THE “Bain Principle” is one of Labour’s biggest weaknesses in Scotland. The SNP has wisely avoided simply rejecting things that others have thought of first. There are ineffective transport systems and effective ones, expensive ones and cheap ones. I would assert it is difficult to find an example of “cheap and effective” – hence the problem for vote-hungry politicians of all hues.

The new Forth Crossing is a good example of something that cost a lot of money, took political determination, but was worth it.

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The question of access to Glasgow Airport cannot be decided by the priority needs of Paisley’s commuters. It serves Scotland – a population north of five million – while Paisley has about 100,000.

Neither can it be expected for air travellers to lug cases across the airport, onto a diddy travel pod, off it, up into a railway station, onto a crowded commuter train, into Glasgow Central Station, and possibly down stairs and escalators for Lanarkshire trains, or cross the city to another railway station for onward travel.

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Part of the problem is that previous wisdom led to decisions to remove rather than replace a four-track second bridge across the Clyde into Central, and to reduce from four to two the number of tracks from the Paisley direction from Shields Road into the Central Station approaches. These were justified by cost savings, signalling improvements and traffic flows at the time. This is why access is constricted now, and amelioration will be expensive, eg a two-track new bridge to ease traffic access from the east into Central, freeing capacity from the west.

Putting trams onto the existing train lines from the west, with different acceleration and braking regimes, different current systems and signalling, was an excellent example of unicorn thinking. Trams are not simply trains, only cheaper, just because both use rails. Both have virtues and problems, and neither come cheap if they are to be effective.

If the answer is a rail line, it will be expensive but effective, particularly if it offers an alternative onward travel route as well as Central Station. The 40-year campaign for Glasgow Crossrail would offer direct trains via Glasgow Saltmarket, to Airdrie, West Lothian, Edinburgh, or Cumbernauld and Stirling/Edinburgh, or direct access to Queen Street for the Scottish intercity network. Incidentally, access to Paisley would improve.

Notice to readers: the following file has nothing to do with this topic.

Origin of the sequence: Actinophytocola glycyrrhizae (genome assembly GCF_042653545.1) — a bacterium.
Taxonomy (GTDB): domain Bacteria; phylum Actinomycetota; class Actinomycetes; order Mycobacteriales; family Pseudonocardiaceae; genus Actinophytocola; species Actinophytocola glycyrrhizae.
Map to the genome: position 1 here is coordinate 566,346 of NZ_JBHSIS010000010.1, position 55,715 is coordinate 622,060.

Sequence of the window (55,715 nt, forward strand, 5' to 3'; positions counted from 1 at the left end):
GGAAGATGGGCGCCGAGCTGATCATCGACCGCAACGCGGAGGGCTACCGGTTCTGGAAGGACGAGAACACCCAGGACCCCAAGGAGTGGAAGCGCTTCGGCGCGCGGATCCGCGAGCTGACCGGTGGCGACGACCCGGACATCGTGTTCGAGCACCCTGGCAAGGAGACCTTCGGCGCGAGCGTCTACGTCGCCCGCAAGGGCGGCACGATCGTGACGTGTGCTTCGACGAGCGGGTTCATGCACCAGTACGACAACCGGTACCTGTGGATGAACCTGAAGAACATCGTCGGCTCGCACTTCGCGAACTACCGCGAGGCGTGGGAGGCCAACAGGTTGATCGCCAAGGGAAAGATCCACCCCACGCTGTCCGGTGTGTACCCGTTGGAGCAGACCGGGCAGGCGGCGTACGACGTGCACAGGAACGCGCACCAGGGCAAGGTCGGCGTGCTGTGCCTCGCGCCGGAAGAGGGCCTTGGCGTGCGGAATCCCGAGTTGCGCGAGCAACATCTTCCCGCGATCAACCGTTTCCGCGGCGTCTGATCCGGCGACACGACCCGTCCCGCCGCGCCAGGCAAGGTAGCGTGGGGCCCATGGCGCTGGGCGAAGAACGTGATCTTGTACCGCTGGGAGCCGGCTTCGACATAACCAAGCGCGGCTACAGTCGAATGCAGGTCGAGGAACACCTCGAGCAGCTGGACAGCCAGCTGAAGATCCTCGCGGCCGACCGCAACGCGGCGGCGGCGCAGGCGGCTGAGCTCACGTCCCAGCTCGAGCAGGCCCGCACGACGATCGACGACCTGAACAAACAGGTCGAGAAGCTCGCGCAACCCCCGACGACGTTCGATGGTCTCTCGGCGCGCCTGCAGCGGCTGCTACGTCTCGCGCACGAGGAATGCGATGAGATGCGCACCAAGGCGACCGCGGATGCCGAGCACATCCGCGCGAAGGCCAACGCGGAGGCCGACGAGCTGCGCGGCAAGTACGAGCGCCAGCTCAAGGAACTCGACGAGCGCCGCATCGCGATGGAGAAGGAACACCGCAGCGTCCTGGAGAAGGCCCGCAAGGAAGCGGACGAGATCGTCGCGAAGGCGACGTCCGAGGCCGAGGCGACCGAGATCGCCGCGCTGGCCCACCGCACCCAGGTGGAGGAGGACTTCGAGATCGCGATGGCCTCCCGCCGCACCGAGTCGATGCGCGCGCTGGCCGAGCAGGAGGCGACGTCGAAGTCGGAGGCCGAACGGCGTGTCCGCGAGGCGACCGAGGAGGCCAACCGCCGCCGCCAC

If the answer is a tram, it needs a limited-stop route from the airport to the city centre area, possibly along the M8 via Braehead – otherwise it is too slow, like the Edinburgh Tram. The problem then is getting access across the Clyde into and around the city centre, mixing with road traffic on the surface. Underground construction will be expensive and complicated, given three existing underground rail systems – Edinburgh’s construction problem on steroids.

It might be possible to go north across the Clyde from the airport by rail to the Queen Street low-level line, or by tram to the Clyde Expressway. I can’t see either being cheap, needing a new bridge or tunnel – although both would solve Paisley’s possible conflicting commuter issue, and give wider access to the airport.

I didn’t join the SNP until after 2014 – although voting for them – as I viewed their transport policy as short-sighted. The two proposed airport rail links were possibly visionary, certainly expensive, but I favoured both. The SNP did not. In the end Labour helped force through the Edinburgh Trams – the least useful of the three schemes they had favoured – just to embarrass the SNP.

I’m still not convinced the SNP have good long-term policy, although the Forth Crossing was done well. Transport spending won’t pay off in time for the next election, which is why all political parties delay big decisions. They never get cheaper, you just miss out on the benefits for longer.

If Glasgow Airport is to have fast and convenient public transport links with Glasgow city centre and the rest of Scotland, and reduce dependence on roads, it will take several years and a lot of money. Bite the bullet, and maybe start now?

Dave Robb